The farmlands, woods, forests, mountains and dales of ancient times still hold glittering caches from the dark ages of a cultural world, we still do not fully understand during those realms and empires of yore.
A sword hilt fitting, gold with cloisonné garnet inlay, from the Staffordshire Hoard. Soil can be seen on the object as it has not yet been cleaned by conservators.
The Lichfield area became the ecclesiastical centre for Mercia after a number of their Kings were buried in the newly built monastery grounds, when the first Christian king donated land to Abbot Chad. A cathedral was built in AD 700 to house the bones of St Chad after his beatification.
The hoard exemplifies craftsmanship of the highest level, the treasures deemed to be for kings, queens, royalty and aristocratic nobles – exquisite intricate workmanship of an art not seen before. Articles in common use at that time made of gold and silver, decorated with garnet, filigree, millefiori – swords, hilts, helmets, a scabbard boss, a crushed cross – all ornately decorated or depicted with animals of the day.
An amazing collection of over 1,500 gold and silver pieces, the gold items weighing over 5kg, which is three times more than the last great treasure trove in 1939. The Sutton Hoo find seventy years ago seems to establish that this period in English history of presumed barbaric times, was in fact a pretty sophisticated place. One of the pieces found in 1939 came from Constantinople (Istanbul, Turkey), thus proving that trade links had been far more extensive than previously thought.
Gold scabbard boss with inlaid garnets
Picture: STAFFORDSHIRE HOARD courtesy of The Telegraph
The most intriguing object is a small inscribed strip of gold with a Latin quotation from the Old Testament Book of Numbers, which translates: “Rise up, O Lord, and may thy enemies be dispersed and those who hate thee be driven from thy face”. This tiny artefact would suggest that Christianity was widespread in seventh century Britain.
We pride ourselves on our Anglo-Saxon heritage, but there’s a feeling that British history essentially begins in 1066 with the Norman Conquest – perhaps this find (the Staffordshire Hoard) will enable historians and archaeologists to unravel the twists and turns of our past and find our way through the mists of time.
Britain about the year 802, showing the Anglo-Saxon kingdoms in red/orange and the Celtic kingdoms in green.
This treasure trove was found in the Kingdom of Mercia, one of the Anglo-Saxon heptarchic kingdoms, centred on the valley of the River Trent and its tributaries now known as the English Midlands. The name itself Mercia derives from the Latinisation of the Old English “Mierce”, meaning border people.
J R R Tolkein is one of the many scholars who have studied and promoted the Mercian dialect of Old English and introduced various Mercian terms into his legendarium – especially in relation to the Kingdom of Rohan. Tolkein weaves Mercian monarch’s names into this kingdom, eg Freawine, Frealaf and Eomer.
The name garnet, long used since the Bronze Age for gemstones and abrasives, came from either the Middle English word gernet meaning ‘dark red’, or the Latin granatus “grain”, possibly a reference to the Punica granatum “pomegranate”, and plant with seeds similar in shape, size, and colour to some garnet crystals.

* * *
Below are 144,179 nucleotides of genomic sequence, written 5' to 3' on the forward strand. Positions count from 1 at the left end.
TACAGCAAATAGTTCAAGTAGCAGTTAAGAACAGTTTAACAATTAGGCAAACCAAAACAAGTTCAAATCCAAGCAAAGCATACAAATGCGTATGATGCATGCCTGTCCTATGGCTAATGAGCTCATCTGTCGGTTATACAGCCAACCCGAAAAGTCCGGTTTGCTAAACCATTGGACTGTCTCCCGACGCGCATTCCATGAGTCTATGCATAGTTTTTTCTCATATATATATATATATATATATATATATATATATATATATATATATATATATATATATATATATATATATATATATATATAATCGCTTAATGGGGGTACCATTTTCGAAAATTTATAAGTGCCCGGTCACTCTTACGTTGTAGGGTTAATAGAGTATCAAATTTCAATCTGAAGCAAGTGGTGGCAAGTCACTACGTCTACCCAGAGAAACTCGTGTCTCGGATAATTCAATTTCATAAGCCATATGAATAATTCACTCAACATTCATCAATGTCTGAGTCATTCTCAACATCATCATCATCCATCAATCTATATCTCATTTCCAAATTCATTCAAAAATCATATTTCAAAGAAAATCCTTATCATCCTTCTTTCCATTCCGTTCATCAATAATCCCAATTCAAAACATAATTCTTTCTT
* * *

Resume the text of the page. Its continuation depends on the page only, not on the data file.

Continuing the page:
Now that these objects of wonder have been officially classed as treasure they will be evaluated, pondered over, scientifically explored using the latest techniques available to trace their origin, thus establishing perhaps a revised thinking of our Anglo-Saxon history.
Little is really known of this period, a great deal of it conjecture in the true sense, as the Anglo-Saxon Chronicle is a collection of annals charting the history of the Anglo-Saxons (400 AD – 800 AD); it was initially created in the 9th century and added to as time went on. The earliest of these annals was dated 60 BC, and they were updated annually until the early 800s AD, when the Vikings started to conquer England, prior to the great Norman Conquest of 1066. Other works, such as The Venerable Bede’s “Historia” completed in AD 731, like other historical writing from this period were a mixture of fact, legend and literature.
Three glittering prizes (in 1938, 1942 and 1992) have been found in East Anglia – the area that became the Roman and Anglo-Saxon main centre between London and York, and for North Sea trade to Scandinavia and the Rhine into mainland Europe.
From 700AD . . . part of the Staffordshire hoard. Photograph: Eddie Keogh/Reuters; courtesy of The Guardian
An abandoned hoard (dated 1455) in Sherwood Forest of Robin Hood fame uncovered in 1966; fleeing Vikings in 902 from Ireland buried coins, ingots, amulets, rings, brooches etc in the river bank of the River Ribble in Lancashire found by workmen in 1840; men plundering a burial cairn for stone on Bodmin Moor, Cornwall, unearthed a gold cup in 1837.
And now the greatest Saxon treasure of all, the Staffordshire Hoard – until the earth gives up more buried wares from fleeing warlords – has been detected and laid bare for us all to admire, to excite the archaeologists, historians, scientists – who are describing this treasure as the equivalent of finding a new Lindisfarne Gospels or Book of Kells, and will almost certainly rewrite that period of English history.
Dear Mr Postman – it has been a long week – my poor uncle is not at all well, but fortunately he can be moved from the short stay hospice up to the Nursing Centre where my mother has been for these past two years. In fact we’ve managed to get him into the room next door, which is the same room he had when he recuperated from a fractured pelvis not quite two years ago.
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